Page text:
We have produced several videos showing how clubs and fishery owners can go about developing crucian fisheries by working in partnership with their local EA area teams which can be found on the Angling Trust YouTube channel. There are two versions of a special ID guide including a quick version can be easily downloaded in hard copy or to a smartphone for those anglers who might want to double check their captures.
All these resource materials are hosted on the dedicated Crucian page on the Angling Trust website which can be found here – https://anglingtrust.net/national-crucian-conservation-project/
Role of the National Coarse Fish Rearing Unit at Calverton
Like many anglers I have my criticisms of the EA but they have been nothing but helpful from the outset. In fact, very little of this progress would have been possible without the wholehearted support of the National Coarse Fish Rearing Unit at Calverton whose staff have been magnificent. They have not only provided huge numbers of top quality one and two summer crucians for stocking but have been on hand to offer advice and expertise. All of us at the project are grateful to Alan Henshaw and his team for their passion, commitment and professionalism. Crucian production increased at Calverton in response to the increased demand caused by the project. The latest figures show that between 2013 and 2019 they stocked a total of 251,645 DNA tested crucians into 244 separate waters.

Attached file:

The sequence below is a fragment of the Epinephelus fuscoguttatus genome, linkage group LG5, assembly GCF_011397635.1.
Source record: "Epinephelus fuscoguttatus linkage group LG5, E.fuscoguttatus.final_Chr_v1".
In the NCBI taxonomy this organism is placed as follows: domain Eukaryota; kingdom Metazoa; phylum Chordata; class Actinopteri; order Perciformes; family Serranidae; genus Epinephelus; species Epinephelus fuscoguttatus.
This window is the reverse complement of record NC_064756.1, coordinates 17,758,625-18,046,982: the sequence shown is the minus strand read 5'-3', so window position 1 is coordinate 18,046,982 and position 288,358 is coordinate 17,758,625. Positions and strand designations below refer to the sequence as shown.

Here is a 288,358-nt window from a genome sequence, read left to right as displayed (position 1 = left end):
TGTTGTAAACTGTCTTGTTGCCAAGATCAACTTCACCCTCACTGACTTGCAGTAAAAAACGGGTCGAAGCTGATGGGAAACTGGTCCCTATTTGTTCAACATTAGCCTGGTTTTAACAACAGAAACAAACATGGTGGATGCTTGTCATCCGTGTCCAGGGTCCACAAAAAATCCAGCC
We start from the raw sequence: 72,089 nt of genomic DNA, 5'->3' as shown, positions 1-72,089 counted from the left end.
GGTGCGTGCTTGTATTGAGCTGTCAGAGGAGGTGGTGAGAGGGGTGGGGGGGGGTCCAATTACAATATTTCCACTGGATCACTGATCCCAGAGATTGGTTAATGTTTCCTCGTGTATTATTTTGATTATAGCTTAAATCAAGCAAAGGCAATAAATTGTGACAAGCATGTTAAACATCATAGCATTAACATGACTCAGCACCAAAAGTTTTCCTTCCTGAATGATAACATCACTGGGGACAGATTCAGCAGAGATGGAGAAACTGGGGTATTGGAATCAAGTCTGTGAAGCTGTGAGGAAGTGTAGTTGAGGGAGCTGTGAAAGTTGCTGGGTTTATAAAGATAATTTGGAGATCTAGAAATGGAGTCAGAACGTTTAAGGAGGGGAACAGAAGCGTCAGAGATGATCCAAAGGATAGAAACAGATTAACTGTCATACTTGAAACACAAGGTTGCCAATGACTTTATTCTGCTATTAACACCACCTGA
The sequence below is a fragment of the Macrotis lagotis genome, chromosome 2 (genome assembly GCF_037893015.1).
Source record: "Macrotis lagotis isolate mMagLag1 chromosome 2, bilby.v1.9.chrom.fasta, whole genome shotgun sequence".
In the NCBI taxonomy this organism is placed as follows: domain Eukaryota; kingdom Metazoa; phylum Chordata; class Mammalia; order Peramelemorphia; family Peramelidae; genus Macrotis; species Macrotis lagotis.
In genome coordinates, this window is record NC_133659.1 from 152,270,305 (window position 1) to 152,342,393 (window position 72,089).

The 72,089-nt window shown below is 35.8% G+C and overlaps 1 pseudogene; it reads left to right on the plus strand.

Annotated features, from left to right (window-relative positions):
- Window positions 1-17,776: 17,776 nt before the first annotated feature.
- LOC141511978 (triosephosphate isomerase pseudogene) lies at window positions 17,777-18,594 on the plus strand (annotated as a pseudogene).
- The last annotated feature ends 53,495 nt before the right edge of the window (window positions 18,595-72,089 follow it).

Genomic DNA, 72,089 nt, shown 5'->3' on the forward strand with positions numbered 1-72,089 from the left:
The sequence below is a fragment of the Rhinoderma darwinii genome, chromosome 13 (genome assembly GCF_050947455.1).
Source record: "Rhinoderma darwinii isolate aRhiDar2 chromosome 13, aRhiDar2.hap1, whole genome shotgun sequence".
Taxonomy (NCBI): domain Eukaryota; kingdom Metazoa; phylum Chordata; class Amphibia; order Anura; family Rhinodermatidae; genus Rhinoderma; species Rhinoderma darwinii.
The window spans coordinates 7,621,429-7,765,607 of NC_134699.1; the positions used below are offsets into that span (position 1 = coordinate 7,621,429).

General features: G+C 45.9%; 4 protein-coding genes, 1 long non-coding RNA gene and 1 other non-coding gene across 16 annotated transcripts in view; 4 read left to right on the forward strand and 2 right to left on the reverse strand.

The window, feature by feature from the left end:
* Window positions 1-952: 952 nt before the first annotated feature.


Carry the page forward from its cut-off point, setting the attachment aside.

The support of the Environment Agency has been vital in helping develop new crucian waters.
Proof of the Pudding